PCB shaping

Discussion in 'The Projects Forum' started by leonidus, Oct 17, 2008.

  1. leonidus

    Thread Starter Member

    Sep 23, 2008
    Hi guys!!!
    I want to make solar car. So, for that I want to cut the PCB in desired form.
    One of my friends suggested to do so using a saw(a small one).I think this won't work. This may cause PCB to break atleast a crack would occur which I dont want.

    Please suggest some better ideas.
  2. thingmaker3

    Retired Moderator

    May 16, 2005
    I've used a scroll saw on plenty of PCBs. No problems with breaking or chipping as long as one uses care and patience. Allow a bit of extra width and file or sand down to final dimensions. A coping saw works just as well.
  3. chrissyp

    Active Member

    Aug 25, 2008
    With the corner of a smooth file.File a vee goove through the circuit tracks.The vee groove should be wider than the saw blade,then just saw through the rest of the board.I its a double sided board then vee groove both sides.
  4. raybo


    Oct 18, 2008
    when sawing copper clad you can use any saw you desire the trick is the teeths per inch the more the better. do not use force let the saw do the work. i never crack one yet. but do not install components and then decide to trim it bad idea the vibration can destroy your components not the PCB.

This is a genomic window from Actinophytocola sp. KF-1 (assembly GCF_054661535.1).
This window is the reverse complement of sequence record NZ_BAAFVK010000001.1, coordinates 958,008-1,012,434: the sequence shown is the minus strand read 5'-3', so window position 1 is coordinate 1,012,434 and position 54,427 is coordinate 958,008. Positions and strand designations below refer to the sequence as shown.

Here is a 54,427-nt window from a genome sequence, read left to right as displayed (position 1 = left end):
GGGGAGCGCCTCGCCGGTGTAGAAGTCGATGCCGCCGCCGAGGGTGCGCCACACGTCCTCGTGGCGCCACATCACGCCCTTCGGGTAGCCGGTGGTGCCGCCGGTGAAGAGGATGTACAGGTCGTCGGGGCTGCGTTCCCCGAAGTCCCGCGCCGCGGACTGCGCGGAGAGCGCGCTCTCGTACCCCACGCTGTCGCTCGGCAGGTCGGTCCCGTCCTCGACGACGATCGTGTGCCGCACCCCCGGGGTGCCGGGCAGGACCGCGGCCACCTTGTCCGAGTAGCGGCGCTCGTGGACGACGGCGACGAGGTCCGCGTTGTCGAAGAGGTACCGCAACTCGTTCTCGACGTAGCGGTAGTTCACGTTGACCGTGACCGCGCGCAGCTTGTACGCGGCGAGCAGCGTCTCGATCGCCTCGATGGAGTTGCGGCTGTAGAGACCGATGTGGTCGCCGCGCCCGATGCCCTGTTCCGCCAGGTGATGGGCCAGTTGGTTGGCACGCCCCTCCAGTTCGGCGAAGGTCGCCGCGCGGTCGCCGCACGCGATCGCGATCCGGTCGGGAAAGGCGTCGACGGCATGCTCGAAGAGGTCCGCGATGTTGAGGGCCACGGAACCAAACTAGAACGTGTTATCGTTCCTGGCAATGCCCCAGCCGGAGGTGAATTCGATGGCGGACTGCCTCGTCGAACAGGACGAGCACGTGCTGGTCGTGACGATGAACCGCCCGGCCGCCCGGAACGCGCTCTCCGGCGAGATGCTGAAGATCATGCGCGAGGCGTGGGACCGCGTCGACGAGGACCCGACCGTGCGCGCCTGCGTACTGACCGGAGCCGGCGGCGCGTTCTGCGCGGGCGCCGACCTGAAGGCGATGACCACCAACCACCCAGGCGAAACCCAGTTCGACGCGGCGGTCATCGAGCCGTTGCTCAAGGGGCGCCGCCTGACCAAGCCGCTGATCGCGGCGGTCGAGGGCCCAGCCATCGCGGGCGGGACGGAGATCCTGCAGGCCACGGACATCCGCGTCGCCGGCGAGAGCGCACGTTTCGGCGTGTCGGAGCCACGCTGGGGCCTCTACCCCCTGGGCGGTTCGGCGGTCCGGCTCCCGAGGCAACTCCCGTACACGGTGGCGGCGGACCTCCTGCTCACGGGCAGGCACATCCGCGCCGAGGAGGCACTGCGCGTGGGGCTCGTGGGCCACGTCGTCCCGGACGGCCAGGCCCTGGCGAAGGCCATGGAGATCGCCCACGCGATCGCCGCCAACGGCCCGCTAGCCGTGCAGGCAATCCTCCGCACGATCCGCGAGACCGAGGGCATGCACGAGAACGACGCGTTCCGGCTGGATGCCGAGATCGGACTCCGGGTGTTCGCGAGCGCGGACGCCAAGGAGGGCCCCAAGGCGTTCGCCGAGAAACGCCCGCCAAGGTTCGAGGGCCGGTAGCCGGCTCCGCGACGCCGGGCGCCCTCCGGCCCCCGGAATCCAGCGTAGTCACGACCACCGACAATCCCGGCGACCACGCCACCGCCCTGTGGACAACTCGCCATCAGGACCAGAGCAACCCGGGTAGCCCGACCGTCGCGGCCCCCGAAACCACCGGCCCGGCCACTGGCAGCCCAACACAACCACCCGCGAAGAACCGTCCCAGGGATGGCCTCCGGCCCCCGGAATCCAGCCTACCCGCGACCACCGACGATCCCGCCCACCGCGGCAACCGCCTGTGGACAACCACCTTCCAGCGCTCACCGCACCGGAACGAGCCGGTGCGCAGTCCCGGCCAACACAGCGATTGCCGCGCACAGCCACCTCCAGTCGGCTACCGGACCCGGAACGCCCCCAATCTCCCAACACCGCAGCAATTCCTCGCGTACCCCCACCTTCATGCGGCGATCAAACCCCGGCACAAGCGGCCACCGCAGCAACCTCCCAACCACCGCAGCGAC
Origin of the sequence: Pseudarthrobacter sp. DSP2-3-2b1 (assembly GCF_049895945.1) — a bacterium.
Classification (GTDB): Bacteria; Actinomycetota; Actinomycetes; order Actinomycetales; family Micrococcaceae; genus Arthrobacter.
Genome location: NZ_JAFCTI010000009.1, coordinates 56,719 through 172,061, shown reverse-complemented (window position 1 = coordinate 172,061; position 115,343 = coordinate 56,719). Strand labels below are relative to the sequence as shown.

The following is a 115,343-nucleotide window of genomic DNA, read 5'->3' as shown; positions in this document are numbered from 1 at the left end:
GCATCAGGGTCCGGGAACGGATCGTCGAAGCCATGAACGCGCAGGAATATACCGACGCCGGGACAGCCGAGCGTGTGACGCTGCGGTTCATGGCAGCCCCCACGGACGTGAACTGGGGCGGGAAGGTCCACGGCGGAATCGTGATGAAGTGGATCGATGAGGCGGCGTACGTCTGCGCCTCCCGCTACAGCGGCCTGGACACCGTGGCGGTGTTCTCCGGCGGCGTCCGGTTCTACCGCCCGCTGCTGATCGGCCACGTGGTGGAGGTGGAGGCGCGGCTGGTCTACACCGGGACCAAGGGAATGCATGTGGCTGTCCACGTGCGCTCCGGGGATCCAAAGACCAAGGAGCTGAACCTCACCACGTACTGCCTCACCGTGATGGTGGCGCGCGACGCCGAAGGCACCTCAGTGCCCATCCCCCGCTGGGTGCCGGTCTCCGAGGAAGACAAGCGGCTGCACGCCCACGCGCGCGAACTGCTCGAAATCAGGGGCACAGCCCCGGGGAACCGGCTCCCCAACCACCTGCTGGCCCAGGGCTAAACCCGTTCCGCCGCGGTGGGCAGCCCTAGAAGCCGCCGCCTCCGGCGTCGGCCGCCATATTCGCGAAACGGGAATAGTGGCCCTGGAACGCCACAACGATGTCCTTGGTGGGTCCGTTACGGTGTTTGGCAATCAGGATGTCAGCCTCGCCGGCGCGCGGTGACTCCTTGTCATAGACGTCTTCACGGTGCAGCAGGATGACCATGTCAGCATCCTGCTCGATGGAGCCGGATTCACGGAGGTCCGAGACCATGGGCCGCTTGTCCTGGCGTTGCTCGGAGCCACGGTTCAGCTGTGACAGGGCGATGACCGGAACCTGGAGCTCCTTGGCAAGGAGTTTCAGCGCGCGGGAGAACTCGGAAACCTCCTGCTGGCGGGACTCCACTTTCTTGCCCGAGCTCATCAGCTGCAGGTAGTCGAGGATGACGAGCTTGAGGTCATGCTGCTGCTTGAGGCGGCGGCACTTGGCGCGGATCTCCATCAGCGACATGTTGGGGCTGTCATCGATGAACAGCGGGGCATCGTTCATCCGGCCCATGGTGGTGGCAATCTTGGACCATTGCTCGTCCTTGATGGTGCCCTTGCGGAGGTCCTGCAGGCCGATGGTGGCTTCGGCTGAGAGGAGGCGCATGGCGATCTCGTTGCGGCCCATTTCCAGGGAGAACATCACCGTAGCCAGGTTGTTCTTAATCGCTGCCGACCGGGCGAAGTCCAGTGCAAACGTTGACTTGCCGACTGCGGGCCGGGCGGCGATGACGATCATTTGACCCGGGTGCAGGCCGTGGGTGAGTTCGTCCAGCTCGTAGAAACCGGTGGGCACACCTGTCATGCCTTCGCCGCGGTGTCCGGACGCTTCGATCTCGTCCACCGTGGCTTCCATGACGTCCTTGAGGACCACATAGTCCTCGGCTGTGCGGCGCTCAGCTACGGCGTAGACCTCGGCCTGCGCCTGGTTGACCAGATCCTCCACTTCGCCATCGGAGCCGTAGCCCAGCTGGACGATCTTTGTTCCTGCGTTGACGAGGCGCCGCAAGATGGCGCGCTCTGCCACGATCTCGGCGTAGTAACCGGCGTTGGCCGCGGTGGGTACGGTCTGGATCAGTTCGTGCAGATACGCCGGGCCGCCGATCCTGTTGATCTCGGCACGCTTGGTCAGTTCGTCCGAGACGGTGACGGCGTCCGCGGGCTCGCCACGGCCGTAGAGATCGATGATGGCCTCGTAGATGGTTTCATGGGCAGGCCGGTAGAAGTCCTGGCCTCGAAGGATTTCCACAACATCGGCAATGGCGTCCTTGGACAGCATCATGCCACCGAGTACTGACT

5. beenthere

    Retired Moderator

    Apr 20, 2004
    If your PCB stock is phenolic, then any saw will work. If it is FR4, then it will be more difficult. The epoxy dulls saw teeth very quickly. I use a dry diamond blade in a small table saw (76 mm blade).
  6. Jassper

    Active Member

    Sep 24, 2008
    The best I have found, although not available to everyone, Is to use a Well Saw, which is nothing more than a band saw designed for cutting steel (and Well Saw is actually a brand name). As mentioned already, a PCB is made of fiberglass and will dull a normal saw blade very quickly.

    A well Saw spins at a very low RPM allowing you to cut accurately without any jitter/cracking on the board and because the blades are 80-90% carbon, the PCB won't dull the blade and cuts threw like butter.

    If a Well Saw is not available, a hand-held Hack Saw works just as nice.
  7. scubasteve_911

    Senior Member

    Dec 27, 2007
    If you have access to a CNC mill, that works too :)

    I cut out my PCBs via a 4-flute endmill going at very high speed (10KRPM) and feeds.

  8. leonidus

    Thread Starter Member

    Sep 23, 2008
    Thank u all for responses:D